New name, new identity:

An interview with Sofía Hernández Chong Cuy, the director of Kunstinstituut Melly.
After 31 years, on 27 January 2021, Witte de With Center for Contemporary Art changed its name to Kunstinstituut Melly to dissociate itself from its namesake and the heavy history of colonial oppression. We talked to Sofía Hernández Chong Cuy, the director of Kunstinstituut Melly to gain deeper insight into the process.
Director Sofía Hernández Chong Cuy in front of Kunstinstituut Melly on 27June 2020. Photographer: Aad Hoogendoorn.
- You have had a distinguished career in curating exhibitions worldwide, working in institutions and museums in Latin America and New York. Since 2018, you have been based in Rotterdam. How do you feel about the cultural shift?

I would say it is a significant shift. It is my first time fully living in Europe. I did a six-month curatorial residency in Paris, but that was many years ago. Living in Rotterdam has been very exciting. I love the city. Now, I feel very much settled here. I am drawn to site-specificity and site-specific art, in general, so to be rooted in a place is very important for developing my practice. The cultural shift and change of work environment was, however, radical. My work in Latin America beforehand was very much research-oriented; it didn’t involve making exhibitions as much as it did organizing event-based educational programming. In light of the political situation in Venezuela, where I developed much of my work before coming here, it was not easy to create exhibitions; I also felt the arts community there was interested in coming together and discussing ideas. My practice in New York, on the other hand, was largely based on developing a collection of contemporary art that grew out of the research conducted in Latin America. Coming to work here, to Rotterdam, to work at an institution that is by and large exhibition-oriented therefore marked a difference in practice; especially after having arrived at a moment when the institution was going through a transition period: a change of identity. Also, I have arrived when the country at large is also going through social changes that involve a lot of historical questioning. This impacts both cultural production and reception. It is the right moment to be here.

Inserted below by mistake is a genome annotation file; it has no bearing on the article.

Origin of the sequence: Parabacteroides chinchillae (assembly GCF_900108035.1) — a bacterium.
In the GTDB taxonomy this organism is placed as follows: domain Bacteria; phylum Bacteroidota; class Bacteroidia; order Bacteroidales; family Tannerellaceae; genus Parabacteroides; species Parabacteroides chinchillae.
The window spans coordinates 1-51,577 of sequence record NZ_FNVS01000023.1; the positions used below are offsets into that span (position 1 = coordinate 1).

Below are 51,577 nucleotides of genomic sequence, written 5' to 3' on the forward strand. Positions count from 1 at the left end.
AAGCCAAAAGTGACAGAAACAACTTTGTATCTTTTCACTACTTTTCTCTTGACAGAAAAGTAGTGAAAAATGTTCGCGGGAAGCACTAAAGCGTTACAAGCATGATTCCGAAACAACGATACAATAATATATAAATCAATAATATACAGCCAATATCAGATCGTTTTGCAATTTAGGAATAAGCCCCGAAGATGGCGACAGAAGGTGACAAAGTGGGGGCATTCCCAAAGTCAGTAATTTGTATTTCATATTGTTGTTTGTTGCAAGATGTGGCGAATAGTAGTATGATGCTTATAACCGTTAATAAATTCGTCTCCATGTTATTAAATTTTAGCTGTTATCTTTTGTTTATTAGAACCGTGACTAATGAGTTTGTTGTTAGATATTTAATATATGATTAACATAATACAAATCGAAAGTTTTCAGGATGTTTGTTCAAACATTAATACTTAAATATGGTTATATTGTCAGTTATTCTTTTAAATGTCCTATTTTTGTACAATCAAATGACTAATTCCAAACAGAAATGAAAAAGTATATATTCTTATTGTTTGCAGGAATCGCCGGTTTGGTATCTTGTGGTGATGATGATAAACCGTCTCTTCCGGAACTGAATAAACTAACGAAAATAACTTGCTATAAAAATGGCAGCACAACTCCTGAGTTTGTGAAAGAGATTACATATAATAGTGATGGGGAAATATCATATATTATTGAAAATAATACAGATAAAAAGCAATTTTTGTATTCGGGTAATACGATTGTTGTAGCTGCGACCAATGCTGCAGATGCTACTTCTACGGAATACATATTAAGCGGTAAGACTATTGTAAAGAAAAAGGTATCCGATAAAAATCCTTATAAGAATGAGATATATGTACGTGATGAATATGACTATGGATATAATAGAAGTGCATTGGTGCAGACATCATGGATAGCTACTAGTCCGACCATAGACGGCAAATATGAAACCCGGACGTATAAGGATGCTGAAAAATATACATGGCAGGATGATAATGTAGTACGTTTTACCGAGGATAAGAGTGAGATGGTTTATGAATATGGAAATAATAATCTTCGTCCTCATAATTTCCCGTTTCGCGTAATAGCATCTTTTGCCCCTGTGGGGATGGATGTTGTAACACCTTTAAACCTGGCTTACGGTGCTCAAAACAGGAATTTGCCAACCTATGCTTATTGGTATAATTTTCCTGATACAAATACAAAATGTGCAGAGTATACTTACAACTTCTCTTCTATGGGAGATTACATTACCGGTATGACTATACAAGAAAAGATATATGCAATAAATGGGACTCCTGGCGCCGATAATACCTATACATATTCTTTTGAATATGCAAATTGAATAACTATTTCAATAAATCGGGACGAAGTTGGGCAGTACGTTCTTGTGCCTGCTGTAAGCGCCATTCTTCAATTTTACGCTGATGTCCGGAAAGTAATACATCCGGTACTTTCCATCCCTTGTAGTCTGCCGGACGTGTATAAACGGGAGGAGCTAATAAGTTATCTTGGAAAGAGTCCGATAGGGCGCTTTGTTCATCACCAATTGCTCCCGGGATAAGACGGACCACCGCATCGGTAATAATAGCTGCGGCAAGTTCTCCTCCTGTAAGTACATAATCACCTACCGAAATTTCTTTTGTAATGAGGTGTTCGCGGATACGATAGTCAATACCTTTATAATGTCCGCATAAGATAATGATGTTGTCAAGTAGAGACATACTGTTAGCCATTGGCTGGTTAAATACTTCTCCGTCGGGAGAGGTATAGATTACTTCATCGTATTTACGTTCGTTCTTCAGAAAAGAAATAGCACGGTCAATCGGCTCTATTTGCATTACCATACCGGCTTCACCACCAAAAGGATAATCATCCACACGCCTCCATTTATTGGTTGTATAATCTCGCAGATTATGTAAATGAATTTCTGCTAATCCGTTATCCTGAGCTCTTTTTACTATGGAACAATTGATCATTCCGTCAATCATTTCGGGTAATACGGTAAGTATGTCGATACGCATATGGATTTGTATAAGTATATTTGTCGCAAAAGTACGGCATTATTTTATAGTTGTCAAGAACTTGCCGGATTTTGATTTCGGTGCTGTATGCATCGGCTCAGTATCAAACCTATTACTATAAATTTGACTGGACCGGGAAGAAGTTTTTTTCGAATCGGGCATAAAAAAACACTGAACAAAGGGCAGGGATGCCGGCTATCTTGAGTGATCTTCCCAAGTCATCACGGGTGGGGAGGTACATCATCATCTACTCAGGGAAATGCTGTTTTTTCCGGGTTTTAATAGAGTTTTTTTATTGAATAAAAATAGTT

- In an interview, I read that you said: 'I see myself as a very politically involved person, but I am certainly not an activist'. You have curated exhibitions addressing issues of cultural uprooting and belonging, identity, immigration. Does the Witte de With's name change correlate to this and your curatorial practice?

Yes, indeed. For example, addressing issues of representation and cultural minorities has been part of my curatorial focus for some time. Just before I came to Rotterdam, I was a guest curator at the Bronx Museum in New York, where I developed an exhibition series called 'The Neighbours'. These explored longstanding issues addressed by that institution. The museum was founded on the promise of representing local communities around the museum, which are mostly of African-, Latin- and Asian-American descent. ‘The Neighbours’ involved questions of identity, with work by artists who were born in America to immigrant parents. And the exhibitions explored aspects around class, immigration and even sanctuaries, since religious institutions have been historically a haven for immigrants in the United States, as they are in other parts of the world. The exhibition series posed relevant questions around immigrants rooted in the United States, and who have maintained a strong connection with families and communities in other parts of the world, like Latin America.